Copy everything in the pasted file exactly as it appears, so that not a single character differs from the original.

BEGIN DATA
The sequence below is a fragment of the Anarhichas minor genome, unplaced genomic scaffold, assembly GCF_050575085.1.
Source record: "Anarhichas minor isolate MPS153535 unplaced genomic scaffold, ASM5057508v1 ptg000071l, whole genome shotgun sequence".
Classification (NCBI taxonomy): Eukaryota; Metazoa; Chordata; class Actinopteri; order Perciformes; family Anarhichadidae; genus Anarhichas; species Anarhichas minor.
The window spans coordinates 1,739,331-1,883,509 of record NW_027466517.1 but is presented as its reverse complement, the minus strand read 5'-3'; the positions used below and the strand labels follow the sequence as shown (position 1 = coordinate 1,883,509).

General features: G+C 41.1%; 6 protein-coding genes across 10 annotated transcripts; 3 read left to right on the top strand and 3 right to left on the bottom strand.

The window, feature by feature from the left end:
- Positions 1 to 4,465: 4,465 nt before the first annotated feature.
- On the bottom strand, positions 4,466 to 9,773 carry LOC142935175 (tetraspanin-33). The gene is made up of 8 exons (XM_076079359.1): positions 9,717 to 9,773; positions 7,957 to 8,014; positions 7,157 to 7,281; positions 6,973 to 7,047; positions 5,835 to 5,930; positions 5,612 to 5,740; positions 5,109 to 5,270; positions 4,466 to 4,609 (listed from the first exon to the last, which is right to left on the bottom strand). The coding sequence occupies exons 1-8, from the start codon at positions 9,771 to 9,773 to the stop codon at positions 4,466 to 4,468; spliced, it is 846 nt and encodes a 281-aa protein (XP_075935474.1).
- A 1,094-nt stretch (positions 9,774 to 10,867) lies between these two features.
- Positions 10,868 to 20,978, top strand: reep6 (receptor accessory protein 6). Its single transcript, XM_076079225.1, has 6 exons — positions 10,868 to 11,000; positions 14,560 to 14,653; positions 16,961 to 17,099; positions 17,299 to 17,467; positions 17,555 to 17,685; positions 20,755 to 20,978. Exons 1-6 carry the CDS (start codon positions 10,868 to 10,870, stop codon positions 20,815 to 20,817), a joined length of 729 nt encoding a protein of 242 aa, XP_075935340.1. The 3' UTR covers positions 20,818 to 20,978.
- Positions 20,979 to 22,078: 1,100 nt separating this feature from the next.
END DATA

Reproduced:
The sequence below is a fragment of the Anarhichas minor genome, unplaced genomic scaffold, assembly GCF_050575085.1.
Source record: "Anarhichas minor isolate MPS153535 unplaced genomic scaffold, ASM5057508v1 ptg000071l, whole genome shotgun sequence".
Classification (NCBI taxonomy): Eukaryota; Metazoa; Chordata; class Actinopteri; order Perciformes; family Anarhichadidae; genus Anarhichas; species Anarhichas minor.
The window spans coordinates 1,739,331-1,883,509 of record NW_027466517.1 but is presented as its reverse complement, the minus strand read 5'-3'; the positions used below and the strand labels follow the sequence as shown (position 1 = coordinate 1,883,509).

General features: G+C 41.1%; 6 protein-coding genes across 10 annotated transcripts; 3 read left to right on the top strand and 3 right to left on the bottom strand.

The window, feature by feature from the left end:
- Positions 1 to 4,465: 4,465 nt before the first annotated feature.
- On the bottom strand, positions 4,466 to 9,773 carry LOC142935175 (tetraspanin-33). The gene is made up of 8 exons (XM_076079359.1): positions 9,717 to 9,773; positions 7,957 to 8,014; positions 7,157 to 7,281; positions 6,973 to 7,047; positions 5,835 to 5,930; positions 5,612 to 5,740; positions 5,109 to 5,270; positions 4,466 to 4,609 (listed from the first exon to the last, which is right to left on the bottom strand). The coding sequence occupies exons 1-8, from the start codon at positions 9,771 to 9,773 to the stop codon at positions 4,466 to 4,468; spliced, it is 846 nt and encodes a 281-aa protein (XP_075935474.1).
- A 1,094-nt stretch (positions 9,774 to 10,867) lies between these two features.
- Positions 10,868 to 20,978, top strand: reep6 (receptor accessory protein 6). Its single transcript, XM_076079225.1, has 6 exons — positions 10,868 to 11,000; positions 14,560 to 14,653; positions 16,961 to 17,099; positions 17,299 to 17,467; positions 17,555 to 17,685; positions 20,755 to 20,978. Exons 1-6 carry the CDS (start codon positions 10,868 to 10,870, stop codon positions 20,815 to 20,817), a joined length of 729 nt encoding a protein of 242 aa, XP_075935340.1. The 3' UTR covers positions 20,818 to 20,978.
- Positions 20,979 to 22,078: 1,100 nt separating this feature from the next.